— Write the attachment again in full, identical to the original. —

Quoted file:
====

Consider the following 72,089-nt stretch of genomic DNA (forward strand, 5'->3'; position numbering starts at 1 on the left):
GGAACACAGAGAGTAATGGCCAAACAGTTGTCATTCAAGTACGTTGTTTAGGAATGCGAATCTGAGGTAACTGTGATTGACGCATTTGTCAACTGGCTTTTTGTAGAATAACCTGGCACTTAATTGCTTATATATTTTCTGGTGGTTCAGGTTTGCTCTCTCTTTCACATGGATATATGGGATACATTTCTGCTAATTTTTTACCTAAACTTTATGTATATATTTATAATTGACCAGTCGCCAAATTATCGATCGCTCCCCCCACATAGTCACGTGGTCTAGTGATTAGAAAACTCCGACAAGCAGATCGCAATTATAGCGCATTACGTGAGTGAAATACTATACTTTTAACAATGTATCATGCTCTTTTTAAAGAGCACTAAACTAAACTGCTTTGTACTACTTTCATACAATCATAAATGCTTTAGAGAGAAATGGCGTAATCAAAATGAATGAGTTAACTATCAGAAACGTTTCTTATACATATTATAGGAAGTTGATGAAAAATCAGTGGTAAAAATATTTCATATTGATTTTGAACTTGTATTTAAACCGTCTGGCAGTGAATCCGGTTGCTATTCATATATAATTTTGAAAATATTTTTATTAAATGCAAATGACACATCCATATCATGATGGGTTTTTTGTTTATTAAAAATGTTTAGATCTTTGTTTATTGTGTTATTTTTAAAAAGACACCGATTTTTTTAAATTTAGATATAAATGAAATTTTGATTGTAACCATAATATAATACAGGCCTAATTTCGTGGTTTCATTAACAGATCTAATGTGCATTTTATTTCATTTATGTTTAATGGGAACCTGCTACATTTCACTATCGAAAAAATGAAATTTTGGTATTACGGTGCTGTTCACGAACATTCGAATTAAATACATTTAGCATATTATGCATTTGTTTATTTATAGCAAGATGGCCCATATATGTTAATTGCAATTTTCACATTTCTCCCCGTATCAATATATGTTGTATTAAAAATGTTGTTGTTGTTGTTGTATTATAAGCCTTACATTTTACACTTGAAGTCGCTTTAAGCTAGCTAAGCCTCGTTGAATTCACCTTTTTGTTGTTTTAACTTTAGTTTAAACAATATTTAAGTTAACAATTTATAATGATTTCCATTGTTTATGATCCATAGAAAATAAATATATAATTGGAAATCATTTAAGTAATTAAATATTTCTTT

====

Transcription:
Consider the following 72,089-nt stretch of genomic DNA (forward strand, 5'->3'; position numbering starts at 1 on the left):
GGAACACAGAGAGTAATGGCCAAACAGTTGTCATTCAAGTACGTTGTTTAGGAATGCGAATCTGAGGTAACTGTGATTGACGCATTTGTCAACTGGCTTTTTGTAGAATAACCTGGCACTTAATTGCTTATATATTTTCTGGTGGTTCAGGTTTGCTCTCTCTTTCACATGGATATATGGGATACATTTCTGCTAATTTTTTACCTAAACTTTATGTATATATTTATAATTGACCAGTCGCCAAATTATCGATCGCTCCCCCCACATAGTCACGTGGTCTAGTGATTAGAAAACTCCGACAAGCAGATCGCAATTATAGCGCATTACGTGAGTGAAATACTATACTTTTAACAATGTATCATGCTCTTTTTAAAGAGCACTAAACTAAACTGCTTTGTACTACTTTCATACAATCATAAATGCTTTAGAGAGAAATGGCGTAATCAAAATGAATGAGTTAACTATCAGAAACGTTTCTTATACATATTATAGGAAGTTGATGAAAAATCAGTGGTAAAAATATTTCATATTGATTTTGAACTTGTATTTAAACCGTCTGGCAGTGAATCCGGTTGCTATTCATATATAATTTTGAAAATATTTTTATTAAATGCAAATGACACATCCATATCATGATGGGTTTTTTGTTTATTAAAAATGTTTAGATCTTTGTTTATTGTGTTATTTTTAAAAAGACACCGATTTTTTTAAATTTAGATATAAATGAAATTTTGATTGTAACCATAATATAATACAGGCCTAATTTCGTGGTTTCATTAACAGATCTAATGTGCATTTTATTTCATTTATGTTTAATGGGAACCTGCTACATTTCACTATCGAAAAAATGAAATTTTGGTATTACGGTGCTGTTCACGAACATTCGAATTAAATACATTTAGCATATTATGCATTTGTTTATTTATAGCAAGATGGCCCATATATGTTAATTGCAATTTTCACATTTCTCCCCGTATCAATATATGTTGTATTAAAAATGTTGTTGTTGTTGTTGTATTATAAGCCTTACATTTTACACTTGAAGTCGCTTTAAGCTAGCTAAGCCTCGTTGAATTCACCTTTTTGTTGTTTTAACTTTAGTTTAAACAATATTTAAGTTAACAATTTATAATGATTTCCATTGTTTATGATCCATAGAAAATAAATATATAATTGGAAATCATTTAAGTAATTAAATATTTCTTT